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Why is GCC giving me this error ? What am I doing wrong here ?

 temp.c: In function main:
 temp.c:6: error: invalid operands to binary +

Code:

 main()
 {
     char *Address1,*Address2,*NewAddress;
     Address1= (char*)0x12;
     Address2= (char*)0x34;
     NewAddress = Address1+Address2;
 }
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You can't add pointers. Why would you ever want to? It does make sense to add a pointer and an offset, but not two pointers... –  Mooing Duck Dec 20 '11 at 17:32

5 Answers 5

up vote 2 down vote accepted

Why do you want to do that?

The C language forbids addition of two pointers. It only defines (with severe restrictions) the addition of a pointer and an integer.

Basically, you can only add to a pointer an integer small enough so that the result was inside, or at the ending border, of some allocated memory zone.

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I thought its up to the user to make sure that addresses wont peep out of allocated space. Why is C imposing this restriction ? –  Jean Dec 20 '11 at 17:47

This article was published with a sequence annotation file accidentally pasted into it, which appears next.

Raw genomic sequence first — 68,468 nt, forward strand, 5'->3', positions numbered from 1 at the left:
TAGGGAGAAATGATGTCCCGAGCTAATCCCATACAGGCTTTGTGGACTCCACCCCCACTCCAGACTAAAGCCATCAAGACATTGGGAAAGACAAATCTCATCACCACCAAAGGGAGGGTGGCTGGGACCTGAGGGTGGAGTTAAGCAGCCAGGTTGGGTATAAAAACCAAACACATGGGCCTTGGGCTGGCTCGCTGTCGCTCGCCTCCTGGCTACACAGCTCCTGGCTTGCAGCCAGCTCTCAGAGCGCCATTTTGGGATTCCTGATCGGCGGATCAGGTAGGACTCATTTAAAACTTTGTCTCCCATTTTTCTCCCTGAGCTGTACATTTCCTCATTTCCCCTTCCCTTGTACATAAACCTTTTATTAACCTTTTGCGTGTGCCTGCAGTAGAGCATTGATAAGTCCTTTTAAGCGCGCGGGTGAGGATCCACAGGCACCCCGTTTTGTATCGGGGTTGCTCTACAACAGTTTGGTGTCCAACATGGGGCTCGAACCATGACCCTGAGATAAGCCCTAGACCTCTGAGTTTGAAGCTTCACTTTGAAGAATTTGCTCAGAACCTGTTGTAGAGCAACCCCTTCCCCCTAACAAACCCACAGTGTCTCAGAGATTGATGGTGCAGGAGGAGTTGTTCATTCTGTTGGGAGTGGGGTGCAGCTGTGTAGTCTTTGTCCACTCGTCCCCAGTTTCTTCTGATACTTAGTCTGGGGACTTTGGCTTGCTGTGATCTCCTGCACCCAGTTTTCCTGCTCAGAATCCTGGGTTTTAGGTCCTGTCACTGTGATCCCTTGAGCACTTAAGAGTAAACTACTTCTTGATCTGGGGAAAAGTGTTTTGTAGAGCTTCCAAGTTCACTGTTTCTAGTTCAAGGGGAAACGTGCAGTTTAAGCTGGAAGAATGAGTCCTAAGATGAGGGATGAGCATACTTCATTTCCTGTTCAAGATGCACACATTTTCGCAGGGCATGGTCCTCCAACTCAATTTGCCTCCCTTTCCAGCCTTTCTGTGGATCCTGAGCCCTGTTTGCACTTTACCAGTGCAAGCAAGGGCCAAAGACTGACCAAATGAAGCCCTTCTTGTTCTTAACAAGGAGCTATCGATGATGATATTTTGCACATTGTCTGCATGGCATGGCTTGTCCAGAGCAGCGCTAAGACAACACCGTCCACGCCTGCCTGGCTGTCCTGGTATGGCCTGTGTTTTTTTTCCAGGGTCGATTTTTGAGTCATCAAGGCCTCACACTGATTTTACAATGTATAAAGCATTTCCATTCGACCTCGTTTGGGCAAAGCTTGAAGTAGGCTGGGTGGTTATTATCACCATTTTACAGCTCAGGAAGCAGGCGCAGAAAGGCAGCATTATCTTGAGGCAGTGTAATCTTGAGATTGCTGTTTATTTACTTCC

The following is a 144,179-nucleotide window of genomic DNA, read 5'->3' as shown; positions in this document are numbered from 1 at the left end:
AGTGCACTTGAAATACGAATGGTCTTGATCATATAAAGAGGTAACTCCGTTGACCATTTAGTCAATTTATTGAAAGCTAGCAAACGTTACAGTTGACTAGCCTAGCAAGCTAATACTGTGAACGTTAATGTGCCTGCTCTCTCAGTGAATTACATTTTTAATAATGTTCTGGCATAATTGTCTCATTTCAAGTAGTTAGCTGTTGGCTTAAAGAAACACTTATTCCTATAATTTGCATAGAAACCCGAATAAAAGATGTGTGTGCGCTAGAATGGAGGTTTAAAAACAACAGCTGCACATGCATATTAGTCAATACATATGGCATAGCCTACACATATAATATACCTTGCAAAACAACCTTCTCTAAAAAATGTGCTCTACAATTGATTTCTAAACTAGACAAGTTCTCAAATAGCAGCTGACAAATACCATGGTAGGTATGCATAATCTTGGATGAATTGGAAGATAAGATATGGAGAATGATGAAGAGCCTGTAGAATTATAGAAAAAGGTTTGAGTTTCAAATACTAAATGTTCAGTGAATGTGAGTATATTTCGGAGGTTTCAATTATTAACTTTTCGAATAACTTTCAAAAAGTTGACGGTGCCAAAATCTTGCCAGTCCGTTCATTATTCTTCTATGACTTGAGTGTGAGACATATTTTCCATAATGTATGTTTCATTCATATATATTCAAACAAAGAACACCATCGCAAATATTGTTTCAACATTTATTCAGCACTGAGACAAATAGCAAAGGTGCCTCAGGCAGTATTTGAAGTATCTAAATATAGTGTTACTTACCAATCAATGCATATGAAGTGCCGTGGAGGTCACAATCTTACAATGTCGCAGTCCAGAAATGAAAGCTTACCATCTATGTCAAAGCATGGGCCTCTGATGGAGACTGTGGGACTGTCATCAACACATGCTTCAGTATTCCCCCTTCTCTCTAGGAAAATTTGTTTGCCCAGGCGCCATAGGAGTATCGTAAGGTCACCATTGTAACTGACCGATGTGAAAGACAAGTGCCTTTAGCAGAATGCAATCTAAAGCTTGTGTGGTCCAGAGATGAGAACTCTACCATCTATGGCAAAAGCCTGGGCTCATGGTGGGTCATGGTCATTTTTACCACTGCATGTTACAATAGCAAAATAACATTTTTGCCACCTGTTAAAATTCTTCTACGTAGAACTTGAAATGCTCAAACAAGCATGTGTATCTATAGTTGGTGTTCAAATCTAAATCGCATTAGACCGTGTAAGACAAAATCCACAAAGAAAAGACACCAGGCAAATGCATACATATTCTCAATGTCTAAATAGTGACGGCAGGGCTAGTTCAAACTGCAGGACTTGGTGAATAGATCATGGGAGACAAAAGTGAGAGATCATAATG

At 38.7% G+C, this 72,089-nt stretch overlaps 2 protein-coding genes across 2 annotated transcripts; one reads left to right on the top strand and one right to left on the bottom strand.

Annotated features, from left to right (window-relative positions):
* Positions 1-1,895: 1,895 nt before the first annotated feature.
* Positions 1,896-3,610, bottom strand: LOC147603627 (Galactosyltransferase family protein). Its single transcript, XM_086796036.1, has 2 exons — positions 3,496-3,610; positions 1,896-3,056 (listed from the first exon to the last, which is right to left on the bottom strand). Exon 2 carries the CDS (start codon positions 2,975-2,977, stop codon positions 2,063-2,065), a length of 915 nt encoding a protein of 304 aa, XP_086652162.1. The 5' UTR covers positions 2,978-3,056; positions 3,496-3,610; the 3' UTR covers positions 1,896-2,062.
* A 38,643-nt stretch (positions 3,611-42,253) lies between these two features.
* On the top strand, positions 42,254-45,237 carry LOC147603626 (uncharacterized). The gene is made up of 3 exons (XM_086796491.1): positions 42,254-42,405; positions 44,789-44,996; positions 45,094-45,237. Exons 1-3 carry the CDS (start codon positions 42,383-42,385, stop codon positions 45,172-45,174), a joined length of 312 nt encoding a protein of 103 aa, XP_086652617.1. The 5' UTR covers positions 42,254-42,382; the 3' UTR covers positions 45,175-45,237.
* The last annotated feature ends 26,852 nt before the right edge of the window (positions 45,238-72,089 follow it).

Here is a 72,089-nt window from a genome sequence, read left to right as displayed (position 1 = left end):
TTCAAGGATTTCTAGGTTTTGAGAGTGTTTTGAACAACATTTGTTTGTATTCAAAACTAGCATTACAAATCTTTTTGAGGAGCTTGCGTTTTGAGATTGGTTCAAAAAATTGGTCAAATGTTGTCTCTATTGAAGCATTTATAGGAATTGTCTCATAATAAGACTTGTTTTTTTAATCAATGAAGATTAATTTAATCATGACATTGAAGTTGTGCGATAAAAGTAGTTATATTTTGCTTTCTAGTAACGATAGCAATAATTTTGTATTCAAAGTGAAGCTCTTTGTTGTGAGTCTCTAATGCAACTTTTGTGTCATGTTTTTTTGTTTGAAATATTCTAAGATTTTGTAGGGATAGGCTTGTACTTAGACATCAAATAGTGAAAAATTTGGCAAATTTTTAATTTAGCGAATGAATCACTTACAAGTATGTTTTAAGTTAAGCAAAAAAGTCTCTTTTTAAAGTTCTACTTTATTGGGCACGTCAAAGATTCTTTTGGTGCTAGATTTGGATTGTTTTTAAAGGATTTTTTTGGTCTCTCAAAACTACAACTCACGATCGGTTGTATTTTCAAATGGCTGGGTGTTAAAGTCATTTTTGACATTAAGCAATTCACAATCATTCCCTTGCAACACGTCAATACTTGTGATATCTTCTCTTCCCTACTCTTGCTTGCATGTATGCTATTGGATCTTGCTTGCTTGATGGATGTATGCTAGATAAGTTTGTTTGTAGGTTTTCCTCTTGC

The C language standard says -in more politically correct words- that if a pointer "points nowhere", the behavior is undefined. And undefined behavior means really anything: exploding the computer is a valid implementation of undefined behavior. –  Basile Starynkevitch Dec 20 '11 at 18:00

C does not permit adding two pointers. The best explanation I found for this, not touching any standard, is Rouben Rostamian's quote:

If you and I live on the same street, the difference of our house numbers is some sort of indication of the distance between our houses.

Now, you tell me, what meaning is there in the sum of our house numbers?

So the whole operation does not make any sense. It is pretty logical, isn't it? You can do this, however:

NewAddress = (char *)(0x12 + 0x34);
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You can't add pointers together, that would be nonsensical.

What is allowed is adding integral values to pointers:

char *Address1,*NewAddress;
unsigned Offest;
     Address1= (char*)0x12;
     Offset= 0x34;
     NewAddress = Address1+Offset
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In C, you can't add two pointers. If you think about it, it doesn't logically make any sense to try. To fix this, you can cast one of the pointers to an integral value before adding:

NewAddress = (long)Address1 + Address2;
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Because those variables are pointers, try convert to int.

NewAddress = (char *)((int)Address1 + (int)Address2);
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